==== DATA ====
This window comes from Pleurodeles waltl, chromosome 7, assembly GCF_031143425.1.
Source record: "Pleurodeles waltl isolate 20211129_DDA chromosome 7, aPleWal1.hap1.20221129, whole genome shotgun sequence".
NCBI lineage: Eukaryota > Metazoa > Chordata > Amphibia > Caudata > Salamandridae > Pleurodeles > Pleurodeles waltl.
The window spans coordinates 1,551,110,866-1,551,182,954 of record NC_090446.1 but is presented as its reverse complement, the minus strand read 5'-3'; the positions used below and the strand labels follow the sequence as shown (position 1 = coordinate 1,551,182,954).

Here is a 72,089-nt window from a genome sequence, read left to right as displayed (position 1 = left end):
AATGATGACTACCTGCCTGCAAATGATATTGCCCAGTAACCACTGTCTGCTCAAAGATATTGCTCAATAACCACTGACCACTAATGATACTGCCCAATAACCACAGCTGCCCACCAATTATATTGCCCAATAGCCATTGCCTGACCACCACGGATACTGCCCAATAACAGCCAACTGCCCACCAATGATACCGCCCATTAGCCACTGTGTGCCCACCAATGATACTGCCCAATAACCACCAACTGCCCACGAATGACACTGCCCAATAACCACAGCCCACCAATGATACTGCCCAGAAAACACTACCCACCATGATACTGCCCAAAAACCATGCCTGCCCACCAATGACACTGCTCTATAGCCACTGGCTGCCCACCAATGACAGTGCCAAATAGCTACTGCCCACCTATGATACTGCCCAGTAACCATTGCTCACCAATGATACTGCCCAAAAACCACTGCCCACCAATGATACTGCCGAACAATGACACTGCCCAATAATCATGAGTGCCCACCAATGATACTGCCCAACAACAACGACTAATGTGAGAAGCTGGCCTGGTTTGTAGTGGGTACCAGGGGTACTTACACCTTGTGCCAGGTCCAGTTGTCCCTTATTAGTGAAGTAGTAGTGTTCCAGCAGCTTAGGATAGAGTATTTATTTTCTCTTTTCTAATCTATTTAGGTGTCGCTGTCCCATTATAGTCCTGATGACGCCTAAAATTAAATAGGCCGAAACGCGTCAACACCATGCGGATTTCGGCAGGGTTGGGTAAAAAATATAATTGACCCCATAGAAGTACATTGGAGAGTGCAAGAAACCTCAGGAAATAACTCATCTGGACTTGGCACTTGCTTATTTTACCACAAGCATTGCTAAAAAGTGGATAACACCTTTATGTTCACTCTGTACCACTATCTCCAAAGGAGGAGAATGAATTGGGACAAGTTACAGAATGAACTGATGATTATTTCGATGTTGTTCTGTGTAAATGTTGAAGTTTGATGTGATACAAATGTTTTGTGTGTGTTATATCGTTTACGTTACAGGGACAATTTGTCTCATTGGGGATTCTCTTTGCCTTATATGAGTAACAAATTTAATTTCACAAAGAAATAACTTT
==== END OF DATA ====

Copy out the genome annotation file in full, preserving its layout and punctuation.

This window comes from Pleurodeles waltl, chromosome 7, assembly GCF_031143425.1.
Source record: "Pleurodeles waltl isolate 20211129_DDA chromosome 7, aPleWal1.hap1.20221129, whole genome shotgun sequence".
NCBI lineage: Eukaryota > Metazoa > Chordata > Amphibia > Caudata > Salamandridae > Pleurodeles > Pleurodeles waltl.
The window spans coordinates 1,551,110,866-1,551,182,954 of record NC_090446.1 but is presented as its reverse complement, the minus strand read 5'-3'; the positions used below and the strand labels follow the sequence as shown (position 1 = coordinate 1,551,182,954).

Here is a 72,089-nt window from a genome sequence, read left to right as displayed (position 1 = left end):
AATGATGACTACCTGCCTGCAAATGATATTGCCCAGTAACCACTGTCTGCTCAAAGATATTGCTCAATAACCACTGACCACTAATGATACTGCCCAATAACCACAGCTGCCCACCAATTATATTGCCCAATAGCCATTGCCTGACCACCACGGATACTGCCCAATAACAGCCAACTGCCCACCAATGATACCGCCCATTAGCCACTGTGTGCCCACCAATGATACTGCCCAATAACCACCAACTGCCCACGAATGACACTGCCCAATAACCACAGCCCACCAATGATACTGCCCAGAAAACACTACCCACCATGATACTGCCCAAAAACCATGCCTGCCCACCAATGACACTGCTCTATAGCCACTGGCTGCCCACCAATGACAGTGCCAAATAGCTACTGCCCACCTATGATACTGCCCAGTAACCATTGCTCACCAATGATACTGCCCAAAAACCACTGCCCACCAATGATACTGCCGAACAATGACACTGCCCAATAATCATGAGTGCCCACCAATGATACTGCCCAACAACAACGACTAATGTGAGAAGCTGGCCTGGTTTGTAGTGGGTACCAGGGGTACTTACACCTTGTGCCAGGTCCAGTTGTCCCTTATTAGTGAAGTAGTAGTGTTCCAGCAGCTTAGGATAGAGTATTTATTTTCTCTTTTCTAATCTATTTAGGTGTCGCTGTCCCATTATAGTCCTGATGACGCCTAAAATTAAATAGGCCGAAACGCGTCAACACCATGCGGATTTCGGCAGGGTTGGGTAAAAAATATAATTGACCCCATAGAAGTACATTGGAGAGTGCAAGAAACCTCAGGAAATAACTCATCTGGACTTGGCACTTGCTTATTTTACCACAAGCATTGCTAAAAAGTGGATAACACCTTTATGTTCACTCTGTACCACTATCTCCAAAGGAGGAGAATGAATTGGGACAAGTTACAGAATGAACTGATGATTATTTCGATGTTGTTCTGTGTAAATGTTGAAGTTTGATGTGATACAAATGTTTTGTGTGTGTTATATCGTTTACGTTACAGGGACAATTTGTCTCATTGGGGATTCTCTTTGCCTTATATGAGTAACAAATTTAATTTCACAAAGAAATAACTTT